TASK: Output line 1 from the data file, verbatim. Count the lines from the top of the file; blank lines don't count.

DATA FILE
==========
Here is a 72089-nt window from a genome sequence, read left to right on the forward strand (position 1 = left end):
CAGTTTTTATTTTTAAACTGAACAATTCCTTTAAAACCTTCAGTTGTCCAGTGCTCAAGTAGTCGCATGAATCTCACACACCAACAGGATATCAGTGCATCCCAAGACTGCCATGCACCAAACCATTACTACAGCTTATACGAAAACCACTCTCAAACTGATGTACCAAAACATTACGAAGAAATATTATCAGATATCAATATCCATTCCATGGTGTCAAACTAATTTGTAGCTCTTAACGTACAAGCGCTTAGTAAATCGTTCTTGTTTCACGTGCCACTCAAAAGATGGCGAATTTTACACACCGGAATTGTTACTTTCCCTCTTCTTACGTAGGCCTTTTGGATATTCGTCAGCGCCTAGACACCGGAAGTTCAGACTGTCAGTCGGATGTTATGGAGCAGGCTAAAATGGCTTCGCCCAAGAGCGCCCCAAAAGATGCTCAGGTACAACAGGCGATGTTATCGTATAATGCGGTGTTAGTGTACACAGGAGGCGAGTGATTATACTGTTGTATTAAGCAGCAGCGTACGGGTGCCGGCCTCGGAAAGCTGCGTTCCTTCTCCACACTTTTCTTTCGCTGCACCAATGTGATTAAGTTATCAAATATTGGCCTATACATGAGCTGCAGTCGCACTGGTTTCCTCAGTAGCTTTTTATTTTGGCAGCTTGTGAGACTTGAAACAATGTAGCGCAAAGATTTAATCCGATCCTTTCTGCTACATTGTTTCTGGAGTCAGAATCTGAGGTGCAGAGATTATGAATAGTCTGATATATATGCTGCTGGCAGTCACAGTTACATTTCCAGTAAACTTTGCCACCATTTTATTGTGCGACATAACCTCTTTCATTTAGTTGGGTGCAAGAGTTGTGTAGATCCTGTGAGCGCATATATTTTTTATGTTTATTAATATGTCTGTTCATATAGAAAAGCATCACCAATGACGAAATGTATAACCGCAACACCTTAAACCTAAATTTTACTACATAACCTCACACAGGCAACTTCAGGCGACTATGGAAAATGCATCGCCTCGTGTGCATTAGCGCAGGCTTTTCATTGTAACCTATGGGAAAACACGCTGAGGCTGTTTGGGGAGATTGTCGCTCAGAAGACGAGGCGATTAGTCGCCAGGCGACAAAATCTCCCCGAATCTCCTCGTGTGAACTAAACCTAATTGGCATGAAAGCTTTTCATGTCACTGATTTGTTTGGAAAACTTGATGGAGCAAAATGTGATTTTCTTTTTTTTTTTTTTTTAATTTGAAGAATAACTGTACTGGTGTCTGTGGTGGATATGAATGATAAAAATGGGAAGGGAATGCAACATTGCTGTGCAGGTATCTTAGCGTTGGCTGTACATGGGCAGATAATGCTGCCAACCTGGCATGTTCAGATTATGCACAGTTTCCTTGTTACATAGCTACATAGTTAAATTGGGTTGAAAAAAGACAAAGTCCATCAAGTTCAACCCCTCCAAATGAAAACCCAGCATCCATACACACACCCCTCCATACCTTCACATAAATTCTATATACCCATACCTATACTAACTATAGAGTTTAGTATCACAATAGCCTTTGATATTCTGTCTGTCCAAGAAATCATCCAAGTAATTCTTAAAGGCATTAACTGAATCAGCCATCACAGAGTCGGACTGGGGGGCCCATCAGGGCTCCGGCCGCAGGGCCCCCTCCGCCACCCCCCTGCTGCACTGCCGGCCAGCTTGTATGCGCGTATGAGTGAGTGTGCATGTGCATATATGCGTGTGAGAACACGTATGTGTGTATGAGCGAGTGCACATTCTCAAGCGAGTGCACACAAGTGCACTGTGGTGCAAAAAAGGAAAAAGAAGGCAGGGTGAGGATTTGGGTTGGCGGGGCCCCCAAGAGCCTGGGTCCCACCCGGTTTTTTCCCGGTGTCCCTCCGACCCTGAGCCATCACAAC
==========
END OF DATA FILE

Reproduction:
Here is a 72089-nt window from a genome sequence, read left to right on the forward strand (position 1 = left end):